The Square Kilometre Array radio telescope will give astronomers an unprecedented view of the magnificent invisible universe. What are the chances of it finding life outside the Earth?
Originally posted on Universe @ CSIRO:
By Lisa Harvey-Smith
“So – what do you do?”
The question dreaded by astronomers seeking a quiet social evening. When I do fess up, quite often I get a grilling about alien life on other planets.
The truth is that most astronomers have little stake in finding life on other planets. Our work primarily focuses on studying a particular type of star or galaxy, or probing the physical or chemical processing that drive the evolution of our universe.
So when I was invited to give a talk about the Square Kilometre Array at the Australian Astrobiology Conference, held at the University of New South Wales last week, I was interested but a bit perplexed. What is astrobiology?
A quick trip to Google will tell you that astrobiology is the study of the origin, evolution, distribution, and future of life in the universe, including life on Earth. My talk addressed the…
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Originally posted on Universe @ CSIRO:
Like well-made tomato soup, the very early Universe was hot and (fairly) smooth. How did it evolve into the Universe that we have today — a Universe more like minestrone — a Universe that has galaxies, stars, planets and people?
One aspect of the process astronomers want to learn about is how galaxies assembled themselves and how they started forming stars.
Using a variety of tools, astronomers can spot signs of star-formation in very distant galaxies. Because light takes time to travel, those galaxies are not merely far away in space — they are far away in time. That is, they existed early in the Universe’s history.The current contender for the most distant galaxy (or ‘proto-galaxy’) known: a tiny red blob called MACS0647-JD, just a fraction of the…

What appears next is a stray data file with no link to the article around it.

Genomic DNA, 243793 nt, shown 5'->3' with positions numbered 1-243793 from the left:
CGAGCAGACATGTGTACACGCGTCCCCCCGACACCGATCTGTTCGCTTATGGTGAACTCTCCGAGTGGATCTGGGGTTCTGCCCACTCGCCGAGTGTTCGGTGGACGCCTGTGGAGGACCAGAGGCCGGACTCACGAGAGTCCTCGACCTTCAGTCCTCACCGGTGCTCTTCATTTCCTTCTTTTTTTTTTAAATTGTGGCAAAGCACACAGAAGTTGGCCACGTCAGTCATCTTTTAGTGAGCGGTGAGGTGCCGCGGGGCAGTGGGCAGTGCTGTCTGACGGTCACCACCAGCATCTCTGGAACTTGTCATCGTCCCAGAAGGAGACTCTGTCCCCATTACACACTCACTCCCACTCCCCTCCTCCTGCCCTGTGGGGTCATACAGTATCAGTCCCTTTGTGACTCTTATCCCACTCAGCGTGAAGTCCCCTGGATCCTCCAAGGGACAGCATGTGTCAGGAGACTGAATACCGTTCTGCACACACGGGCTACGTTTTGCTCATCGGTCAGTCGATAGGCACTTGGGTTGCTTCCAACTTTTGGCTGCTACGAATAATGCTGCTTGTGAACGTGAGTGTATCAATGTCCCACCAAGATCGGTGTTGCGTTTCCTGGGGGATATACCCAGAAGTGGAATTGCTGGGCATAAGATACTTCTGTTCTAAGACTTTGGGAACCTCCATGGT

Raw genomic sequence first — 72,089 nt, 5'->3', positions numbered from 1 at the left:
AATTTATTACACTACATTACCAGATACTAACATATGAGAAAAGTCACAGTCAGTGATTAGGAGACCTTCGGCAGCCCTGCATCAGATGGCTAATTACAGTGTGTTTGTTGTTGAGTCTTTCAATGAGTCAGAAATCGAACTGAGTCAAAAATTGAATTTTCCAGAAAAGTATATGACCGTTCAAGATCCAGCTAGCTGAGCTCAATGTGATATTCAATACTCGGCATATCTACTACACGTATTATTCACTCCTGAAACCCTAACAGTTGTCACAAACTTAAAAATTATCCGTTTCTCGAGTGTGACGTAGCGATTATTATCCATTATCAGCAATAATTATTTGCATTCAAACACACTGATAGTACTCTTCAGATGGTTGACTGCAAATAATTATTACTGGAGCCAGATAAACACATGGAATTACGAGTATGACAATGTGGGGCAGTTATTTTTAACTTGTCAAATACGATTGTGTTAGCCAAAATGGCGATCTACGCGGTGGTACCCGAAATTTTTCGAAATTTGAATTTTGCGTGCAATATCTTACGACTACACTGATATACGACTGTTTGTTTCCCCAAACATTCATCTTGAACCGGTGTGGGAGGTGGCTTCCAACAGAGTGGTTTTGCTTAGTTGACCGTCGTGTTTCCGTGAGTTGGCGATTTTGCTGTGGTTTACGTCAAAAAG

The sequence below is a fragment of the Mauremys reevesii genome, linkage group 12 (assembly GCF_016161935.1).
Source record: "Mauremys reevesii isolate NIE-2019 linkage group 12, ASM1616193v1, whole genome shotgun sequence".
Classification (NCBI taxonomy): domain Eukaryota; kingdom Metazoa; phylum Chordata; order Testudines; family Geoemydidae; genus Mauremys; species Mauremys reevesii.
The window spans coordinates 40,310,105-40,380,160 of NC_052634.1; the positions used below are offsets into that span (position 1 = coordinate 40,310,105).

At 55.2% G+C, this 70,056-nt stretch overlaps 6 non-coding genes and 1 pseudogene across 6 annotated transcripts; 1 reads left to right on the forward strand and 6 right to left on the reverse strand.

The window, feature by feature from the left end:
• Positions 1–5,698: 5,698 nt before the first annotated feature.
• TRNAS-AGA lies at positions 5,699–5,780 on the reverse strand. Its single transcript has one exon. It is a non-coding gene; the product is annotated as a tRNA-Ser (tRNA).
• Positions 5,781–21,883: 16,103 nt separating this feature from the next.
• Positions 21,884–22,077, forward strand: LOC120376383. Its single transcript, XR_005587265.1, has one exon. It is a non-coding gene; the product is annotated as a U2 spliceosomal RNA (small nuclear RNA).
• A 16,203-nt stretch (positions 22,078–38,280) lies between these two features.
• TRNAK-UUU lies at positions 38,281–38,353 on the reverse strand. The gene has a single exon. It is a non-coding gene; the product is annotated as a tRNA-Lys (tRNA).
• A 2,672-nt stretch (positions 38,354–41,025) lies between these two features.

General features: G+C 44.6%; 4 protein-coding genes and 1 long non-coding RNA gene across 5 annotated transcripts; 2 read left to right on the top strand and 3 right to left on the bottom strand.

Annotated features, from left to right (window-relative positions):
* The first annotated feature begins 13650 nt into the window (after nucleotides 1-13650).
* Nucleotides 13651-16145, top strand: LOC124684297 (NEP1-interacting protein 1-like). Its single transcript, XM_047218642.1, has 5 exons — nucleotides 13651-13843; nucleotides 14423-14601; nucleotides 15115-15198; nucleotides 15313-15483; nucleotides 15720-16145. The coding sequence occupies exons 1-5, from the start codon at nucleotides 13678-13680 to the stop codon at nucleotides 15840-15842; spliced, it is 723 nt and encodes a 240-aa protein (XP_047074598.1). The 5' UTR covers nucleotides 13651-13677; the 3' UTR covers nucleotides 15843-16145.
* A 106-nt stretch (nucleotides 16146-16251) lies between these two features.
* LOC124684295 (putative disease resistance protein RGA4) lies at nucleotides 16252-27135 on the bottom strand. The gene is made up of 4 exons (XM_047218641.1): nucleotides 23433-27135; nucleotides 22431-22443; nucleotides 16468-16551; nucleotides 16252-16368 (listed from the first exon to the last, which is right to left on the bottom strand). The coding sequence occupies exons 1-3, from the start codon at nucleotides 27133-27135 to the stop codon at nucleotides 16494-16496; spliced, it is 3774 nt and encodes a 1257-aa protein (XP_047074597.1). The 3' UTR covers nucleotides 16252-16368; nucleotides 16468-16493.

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Meet Giovanna Zanardo: a PhD student at the International Centre for Radio Astronomy Research who’s using our telescopes to study the remains of a star that exploded in 1987.
Called Supernova 1987A, the explosion made astronomers super excited, because it was the first naked-eye supernova to occur since optical telescopes were invented four centuries ago.
Giovanna has been using the Australia Telescope Compact Array – a set of six dishes near Narrabri, NSW – to study the aftermath of the exploded star. And this month she’s going to be using our iconic Parkes telescope to look at it again.
While at Parkes, Giovanna and fellow scientists will be looking to see if a pulsar – a compact spinning star packed with neutrons – has been created after the collapse of the star’s core, which drove the stellar explosion.
“My PhD in astronomy has been a fantastic journey. I’ve got a front row seat to watch the evolution of a truly amazing object and the chance to use all of Australia’s radio telescopes.”
Giovanna began her career as a structural engineer in Western Australia, but after hearing plans to build the Square Kilometre Array (SKA), she saw this as an opportunity to get into radio astronomy.
From the moment she had a glimpse at the early radio images of Supernova 1987A, Giovanna was hooked. And she’s never looked back.
“I became an engineer because I love structures – but I’ve always loved physics and astronomy. My work allows me to combine the two by investigating large structures in space and seeing how they impact and interact with the surrounding environment,” says Giovanna.
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Astronomers using a CSIRO radio telescope have taken the Universe’s temperature, and have found that it has cooled down just the way the Big Bang theory predicts.
Using the CSIRO Australia Telescope Compact Array near Narrabri, NSW, an international team from Sweden, France, Germany and Australia has measured how warm the Universe was when it was half its current age.
“This is the most precise measurement ever made of how the Universe has cooled down during its 13.77 billion year history,” said Dr Robert Braun, Chief Scientist at CSIRO Astronomy and Space Science.